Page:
Fusion, as a large, sustainable and relatively environmentally-friendly source, promises to make a significant contribution to the world’s energy supply and thus assist in meeting growing demand. The international ITER Project is the world’s largest fusion energy research and development project, which is at present under construction in the south of France.
ITER heralds a new era in fusion energy research. The experiment will study the uncharted physics of burning plasmas (the state of matter of the fusion fuel), in which the energy liberated from the products of fusion reactions exceeds the energy invested in heating the plasma. For a reactor, there are still significant plasma physics problems, which remain to be solved, in addition to those of technology and engineering (to deal with the high neutron fluxes and thermal loads on materials).
The presentation will give a brief background to this first-of-a-kind project, describe some of the design and research issues, the organization of the project and what is happening to successfully implement it. The difficulties the project has already encountered will be discussed. The presentation will also show the major machine components, the site construction, the delivery of items to the site and their installation, as well as a selection of the manufacturing activities in the countries of the ITER partners.
A theoretical understanding of this new, “burning” plasma, regime is essential for the production and control of a reactor plasma, and will hopefully provide the knowledge to simplify and reduce in size future fusion reactors. Some of the key outstanding physics issues will be presented.
Australia has a long and illustrious involvement in this area of research. ANSTO recently (30/9/16) signed a memorandum of understanding with the ITER organization (the first concluded with a non-founding member country), and this provides a real opportunity for Australian scientists to contribute to the international program.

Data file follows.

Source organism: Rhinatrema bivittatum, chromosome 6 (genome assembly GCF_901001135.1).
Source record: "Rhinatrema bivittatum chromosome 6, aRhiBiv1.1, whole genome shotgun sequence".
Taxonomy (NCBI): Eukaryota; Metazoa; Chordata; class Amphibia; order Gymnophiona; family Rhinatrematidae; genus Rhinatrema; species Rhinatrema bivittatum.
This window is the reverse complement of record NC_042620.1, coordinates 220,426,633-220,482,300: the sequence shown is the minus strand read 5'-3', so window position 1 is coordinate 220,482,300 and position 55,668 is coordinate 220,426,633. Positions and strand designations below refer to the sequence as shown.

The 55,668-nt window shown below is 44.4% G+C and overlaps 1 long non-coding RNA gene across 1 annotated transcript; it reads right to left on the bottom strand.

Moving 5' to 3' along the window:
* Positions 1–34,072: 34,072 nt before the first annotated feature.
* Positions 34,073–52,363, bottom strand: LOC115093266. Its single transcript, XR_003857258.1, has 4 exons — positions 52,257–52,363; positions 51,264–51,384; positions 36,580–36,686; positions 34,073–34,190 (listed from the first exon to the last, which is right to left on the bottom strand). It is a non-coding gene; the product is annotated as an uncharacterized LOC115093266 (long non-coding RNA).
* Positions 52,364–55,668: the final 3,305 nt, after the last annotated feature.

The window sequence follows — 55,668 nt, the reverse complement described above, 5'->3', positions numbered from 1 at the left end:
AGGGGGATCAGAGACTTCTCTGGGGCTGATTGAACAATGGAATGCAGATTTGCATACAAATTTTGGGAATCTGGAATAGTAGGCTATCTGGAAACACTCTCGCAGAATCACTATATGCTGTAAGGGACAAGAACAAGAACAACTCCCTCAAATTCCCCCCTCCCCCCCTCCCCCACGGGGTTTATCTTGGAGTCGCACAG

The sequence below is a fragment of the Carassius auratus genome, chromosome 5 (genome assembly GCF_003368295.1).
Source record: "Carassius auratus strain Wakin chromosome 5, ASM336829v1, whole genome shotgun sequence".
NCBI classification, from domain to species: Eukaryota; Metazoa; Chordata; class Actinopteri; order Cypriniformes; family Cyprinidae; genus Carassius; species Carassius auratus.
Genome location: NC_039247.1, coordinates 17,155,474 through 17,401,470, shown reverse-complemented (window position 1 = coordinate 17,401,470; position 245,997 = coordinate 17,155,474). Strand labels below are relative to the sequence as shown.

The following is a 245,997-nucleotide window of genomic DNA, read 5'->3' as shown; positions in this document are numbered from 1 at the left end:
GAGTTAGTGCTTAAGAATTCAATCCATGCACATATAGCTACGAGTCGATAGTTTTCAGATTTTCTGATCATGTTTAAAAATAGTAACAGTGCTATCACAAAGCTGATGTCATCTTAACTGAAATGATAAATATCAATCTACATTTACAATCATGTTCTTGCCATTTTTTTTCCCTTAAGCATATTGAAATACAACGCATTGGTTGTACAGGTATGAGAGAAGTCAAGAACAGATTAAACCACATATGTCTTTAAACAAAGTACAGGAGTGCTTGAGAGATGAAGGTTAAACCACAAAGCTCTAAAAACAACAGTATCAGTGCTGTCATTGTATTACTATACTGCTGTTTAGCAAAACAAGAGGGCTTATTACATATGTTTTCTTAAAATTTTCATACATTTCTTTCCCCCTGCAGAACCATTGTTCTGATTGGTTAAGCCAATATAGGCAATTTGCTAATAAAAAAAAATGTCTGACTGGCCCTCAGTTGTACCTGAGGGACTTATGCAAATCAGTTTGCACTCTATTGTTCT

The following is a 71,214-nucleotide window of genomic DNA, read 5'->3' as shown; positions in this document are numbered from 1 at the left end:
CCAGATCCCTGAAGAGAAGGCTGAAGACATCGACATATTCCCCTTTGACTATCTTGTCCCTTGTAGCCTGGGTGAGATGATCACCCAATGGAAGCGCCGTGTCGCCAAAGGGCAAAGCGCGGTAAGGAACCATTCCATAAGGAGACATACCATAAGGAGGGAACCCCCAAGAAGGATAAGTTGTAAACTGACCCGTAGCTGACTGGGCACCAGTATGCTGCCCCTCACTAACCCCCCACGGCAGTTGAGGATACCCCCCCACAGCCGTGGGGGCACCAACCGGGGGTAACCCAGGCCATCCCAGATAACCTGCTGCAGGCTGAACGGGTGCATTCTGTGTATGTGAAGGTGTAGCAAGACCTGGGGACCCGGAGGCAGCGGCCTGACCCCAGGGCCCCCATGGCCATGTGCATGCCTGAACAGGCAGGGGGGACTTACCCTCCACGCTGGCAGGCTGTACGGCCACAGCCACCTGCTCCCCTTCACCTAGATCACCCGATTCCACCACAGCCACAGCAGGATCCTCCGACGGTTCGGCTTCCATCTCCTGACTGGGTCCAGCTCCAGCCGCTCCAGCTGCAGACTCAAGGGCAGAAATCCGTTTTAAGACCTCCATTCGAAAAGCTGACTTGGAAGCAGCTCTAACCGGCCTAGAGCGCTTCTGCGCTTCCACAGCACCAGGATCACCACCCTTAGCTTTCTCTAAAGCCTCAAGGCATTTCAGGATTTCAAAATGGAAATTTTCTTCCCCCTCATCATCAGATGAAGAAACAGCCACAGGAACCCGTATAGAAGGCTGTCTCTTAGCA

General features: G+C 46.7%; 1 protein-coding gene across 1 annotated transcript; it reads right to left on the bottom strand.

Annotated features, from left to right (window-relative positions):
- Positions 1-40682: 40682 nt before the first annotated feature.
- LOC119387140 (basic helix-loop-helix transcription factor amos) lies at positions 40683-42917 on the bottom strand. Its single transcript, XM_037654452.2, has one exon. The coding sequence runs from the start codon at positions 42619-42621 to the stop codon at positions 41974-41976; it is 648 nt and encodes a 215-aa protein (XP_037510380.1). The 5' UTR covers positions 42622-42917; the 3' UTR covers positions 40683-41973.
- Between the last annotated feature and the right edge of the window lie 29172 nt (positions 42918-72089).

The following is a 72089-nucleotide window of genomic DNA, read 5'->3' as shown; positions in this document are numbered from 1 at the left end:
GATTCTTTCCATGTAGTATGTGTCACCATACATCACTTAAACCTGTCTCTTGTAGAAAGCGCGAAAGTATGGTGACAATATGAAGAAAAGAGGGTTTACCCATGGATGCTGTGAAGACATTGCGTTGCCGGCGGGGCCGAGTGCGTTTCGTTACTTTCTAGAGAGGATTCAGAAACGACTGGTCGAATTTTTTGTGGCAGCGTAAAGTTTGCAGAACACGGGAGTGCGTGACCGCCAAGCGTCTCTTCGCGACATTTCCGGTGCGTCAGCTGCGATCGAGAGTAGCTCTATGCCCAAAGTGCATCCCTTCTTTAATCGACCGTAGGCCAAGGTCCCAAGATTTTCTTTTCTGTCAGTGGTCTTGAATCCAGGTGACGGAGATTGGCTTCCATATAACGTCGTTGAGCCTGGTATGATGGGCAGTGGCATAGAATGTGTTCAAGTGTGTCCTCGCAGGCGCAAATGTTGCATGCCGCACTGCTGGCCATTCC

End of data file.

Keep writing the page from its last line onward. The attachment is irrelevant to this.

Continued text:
About Dr Barry Green
Barry has a BSc from Victoria University of Wellington (New Zealand 1962), and obtained his PhD in theoretical physics from the University of Sydney in 1967. He spent the next 40 years outside Australia involved in the research and development of fusion energy. He has worked at the Princeton Plasma Physics Laboratory (USA), the Max-Planck Institute of Plasma Physics (Garching, Germany), and the JET Joint Undertaking (near Oxford, UK), where he was engineer in charge of operation of the JET device in November 1991 when it produced the first significant man-made fusion power (2 MW).
Subsequently, he worked at the Naka Joint Work Site (Japan) for the design phase of ITER, the international fusion energy project, now under construction in the south of France. He then worked in the Directorate of Energy of the Directorate General for Research (European Commission, Brussels) where he coordinated the fusion R&D of 12 “new” member states of the European Union (which joined in the period 2000-2010), before retiring to Perth where he now works part-time at the School of Physics of the University of Western Australia.